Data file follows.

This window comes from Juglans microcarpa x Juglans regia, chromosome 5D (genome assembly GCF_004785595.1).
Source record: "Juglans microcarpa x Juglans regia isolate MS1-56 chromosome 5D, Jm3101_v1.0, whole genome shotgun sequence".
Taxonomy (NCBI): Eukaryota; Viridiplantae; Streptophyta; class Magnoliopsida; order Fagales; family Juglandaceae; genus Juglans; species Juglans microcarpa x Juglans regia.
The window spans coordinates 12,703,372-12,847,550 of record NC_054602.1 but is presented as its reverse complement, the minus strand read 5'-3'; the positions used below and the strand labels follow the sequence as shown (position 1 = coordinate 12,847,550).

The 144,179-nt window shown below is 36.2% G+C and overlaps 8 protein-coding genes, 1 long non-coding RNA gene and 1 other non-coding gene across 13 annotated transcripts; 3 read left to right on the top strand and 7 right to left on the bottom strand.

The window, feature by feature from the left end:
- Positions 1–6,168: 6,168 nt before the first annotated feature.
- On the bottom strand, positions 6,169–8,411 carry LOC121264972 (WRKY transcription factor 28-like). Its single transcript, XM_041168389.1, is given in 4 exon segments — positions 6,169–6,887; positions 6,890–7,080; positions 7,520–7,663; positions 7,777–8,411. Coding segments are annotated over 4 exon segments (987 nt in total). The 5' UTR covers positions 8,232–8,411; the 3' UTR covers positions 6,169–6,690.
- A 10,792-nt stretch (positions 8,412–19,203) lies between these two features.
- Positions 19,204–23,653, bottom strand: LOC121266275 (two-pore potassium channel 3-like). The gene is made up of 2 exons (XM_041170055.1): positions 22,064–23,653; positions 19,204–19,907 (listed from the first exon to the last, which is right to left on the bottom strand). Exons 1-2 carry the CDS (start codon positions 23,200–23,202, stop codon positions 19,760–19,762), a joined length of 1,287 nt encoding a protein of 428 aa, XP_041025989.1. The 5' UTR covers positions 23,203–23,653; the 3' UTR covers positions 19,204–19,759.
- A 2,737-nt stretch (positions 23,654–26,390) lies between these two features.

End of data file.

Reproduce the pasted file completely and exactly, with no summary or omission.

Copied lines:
This window comes from Juglans microcarpa x Juglans regia, chromosome 5D (genome assembly GCF_004785595.1).
Source record: "Juglans microcarpa x Juglans regia isolate MS1-56 chromosome 5D, Jm3101_v1.0, whole genome shotgun sequence".
Taxonomy (NCBI): Eukaryota; Viridiplantae; Streptophyta; class Magnoliopsida; order Fagales; family Juglandaceae; genus Juglans; species Juglans microcarpa x Juglans regia.
The window spans coordinates 12,703,372-12,847,550 of record NC_054602.1 but is presented as its reverse complement, the minus strand read 5'-3'; the positions used below and the strand labels follow the sequence as shown (position 1 = coordinate 12,847,550).

The 144,179-nt window shown below is 36.2% G+C and overlaps 8 protein-coding genes, 1 long non-coding RNA gene and 1 other non-coding gene across 13 annotated transcripts; 3 read left to right on the top strand and 7 right to left on the bottom strand.

The window, feature by feature from the left end:
- Positions 1–6,168: 6,168 nt before the first annotated feature.
- On the bottom strand, positions 6,169–8,411 carry LOC121264972 (WRKY transcription factor 28-like). Its single transcript, XM_041168389.1, is given in 4 exon segments — positions 6,169–6,887; positions 6,890–7,080; positions 7,520–7,663; positions 7,777–8,411. Coding segments are annotated over 4 exon segments (987 nt in total). The 5' UTR covers positions 8,232–8,411; the 3' UTR covers positions 6,169–6,690.
- A 10,792-nt stretch (positions 8,412–19,203) lies between these two features.
- Positions 19,204–23,653, bottom strand: LOC121266275 (two-pore potassium channel 3-like). The gene is made up of 2 exons (XM_041170055.1): positions 22,064–23,653; positions 19,204–19,907 (listed from the first exon to the last, which is right to left on the bottom strand). Exons 1-2 carry the CDS (start codon positions 23,200–23,202, stop codon positions 19,760–19,762), a joined length of 1,287 nt encoding a protein of 428 aa, XP_041025989.1. The 5' UTR covers positions 23,203–23,653; the 3' UTR covers positions 19,204–19,759.
- A 2,737-nt stretch (positions 23,654–26,390) lies between these two features.